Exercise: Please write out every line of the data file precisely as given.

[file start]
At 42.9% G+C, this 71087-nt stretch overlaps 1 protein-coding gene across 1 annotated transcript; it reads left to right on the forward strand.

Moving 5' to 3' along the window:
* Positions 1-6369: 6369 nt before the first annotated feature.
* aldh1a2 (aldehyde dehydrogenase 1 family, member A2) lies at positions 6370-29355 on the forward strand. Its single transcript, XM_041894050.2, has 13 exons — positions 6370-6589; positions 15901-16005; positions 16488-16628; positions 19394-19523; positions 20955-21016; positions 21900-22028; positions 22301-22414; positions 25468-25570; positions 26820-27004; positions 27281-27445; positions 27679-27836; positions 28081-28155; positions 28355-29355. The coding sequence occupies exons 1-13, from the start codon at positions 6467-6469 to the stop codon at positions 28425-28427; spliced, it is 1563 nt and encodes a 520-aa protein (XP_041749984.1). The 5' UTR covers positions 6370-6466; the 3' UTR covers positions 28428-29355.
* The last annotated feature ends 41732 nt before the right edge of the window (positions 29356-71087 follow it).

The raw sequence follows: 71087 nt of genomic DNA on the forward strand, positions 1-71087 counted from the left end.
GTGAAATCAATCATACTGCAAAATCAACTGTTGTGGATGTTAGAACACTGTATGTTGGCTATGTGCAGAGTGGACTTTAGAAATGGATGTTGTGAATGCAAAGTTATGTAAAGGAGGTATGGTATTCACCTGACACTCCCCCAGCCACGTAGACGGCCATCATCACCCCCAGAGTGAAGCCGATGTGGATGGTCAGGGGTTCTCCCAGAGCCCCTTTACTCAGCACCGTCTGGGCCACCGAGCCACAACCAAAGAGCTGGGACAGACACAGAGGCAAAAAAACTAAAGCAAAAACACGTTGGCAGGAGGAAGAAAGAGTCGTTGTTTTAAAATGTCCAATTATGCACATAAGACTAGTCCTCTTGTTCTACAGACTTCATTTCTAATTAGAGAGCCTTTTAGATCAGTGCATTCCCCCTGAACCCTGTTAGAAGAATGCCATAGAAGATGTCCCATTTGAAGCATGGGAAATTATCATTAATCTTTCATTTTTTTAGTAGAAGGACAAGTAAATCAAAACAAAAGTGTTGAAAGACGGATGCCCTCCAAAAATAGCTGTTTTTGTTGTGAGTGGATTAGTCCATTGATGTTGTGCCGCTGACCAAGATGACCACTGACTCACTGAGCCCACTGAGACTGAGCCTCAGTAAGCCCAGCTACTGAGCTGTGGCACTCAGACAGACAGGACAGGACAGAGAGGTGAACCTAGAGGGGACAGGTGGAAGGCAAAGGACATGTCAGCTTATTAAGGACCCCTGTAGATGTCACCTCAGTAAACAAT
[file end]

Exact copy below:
At 42.9% G+C, this 71087-nt stretch overlaps 1 protein-coding gene across 1 annotated transcript; it reads left to right on the forward strand.

Moving 5' to 3' along the window:
* Positions 1-6369: 6369 nt before the first annotated feature.
* aldh1a2 (aldehyde dehydrogenase 1 family, member A2) lies at positions 6370-29355 on the forward strand. Its single transcript, XM_041894050.2, has 13 exons — positions 6370-6589; positions 15901-16005; positions 16488-16628; positions 19394-19523; positions 20955-21016; positions 21900-22028; positions 22301-22414; positions 25468-25570; positions 26820-27004; positions 27281-27445; positions 27679-27836; positions 28081-28155; positions 28355-29355. The coding sequence occupies exons 1-13, from the start codon at positions 6467-6469 to the stop codon at positions 28425-28427; spliced, it is 1563 nt and encodes a 520-aa protein (XP_041749984.1). The 5' UTR covers positions 6370-6466; the 3' UTR covers positions 28428-29355.
* The last annotated feature ends 41732 nt before the right edge of the window (positions 29356-71087 follow it).

The raw sequence follows: 71087 nt of genomic DNA on the forward strand, positions 1-71087 counted from the left end.
GTGAAATCAATCATACTGCAAAATCAACTGTTGTGGATGTTAGAACACTGTATGTTGGCTATGTGCAGAGTGGACTTTAGAAATGGATGTTGTGAATGCAAAGTTATGTAAAGGAGGTATGGTATTCACCTGACACTCCCCCAGCCACGTAGACGGCCATCATCACCCCCAGAGTGAAGCCGATGTGGATGGTCAGGGGTTCTCCCAGAGCCCCTTTACTCAGCACCGTCTGGGCCACCGAGCCACAACCAAAGAGCTGGGACAGACACAGAGGCAAAAAAACTAAAGCAAAAACACGTTGGCAGGAGGAAGAAAGAGTCGTTGTTTTAAAATGTCCAATTATGCACATAAGACTAGTCCTCTTGTTCTACAGACTTCATTTCTAATTAGAGAGCCTTTTAGATCAGTGCATTCCCCCTGAACCCTGTTAGAAGAATGCCATAGAAGATGTCCCATTTGAAGCATGGGAAATTATCATTAATCTTTCATTTTTTTAGTAGAAGGACAAGTAAATCAAAACAAAAGTGTTGAAAGACGGATGCCCTCCAAAAATAGCTGTTTTTGTTGTGAGTGGATTAGTCCATTGATGTTGTGCCGCTGACCAAGATGACCACTGACTCACTGAGCCCACTGAGACTGAGCCTCAGTAAGCCCAGCTACTGAGCTGTGGCACTCAGACAGACAGGACAGGACAGAGAGGTGAACCTAGAGGGGACAGGTGGAAGGCAAAGGACATGTCAGCTTATTAAGGACCCCTGTAGATGTCACCTCAGTAAACAAT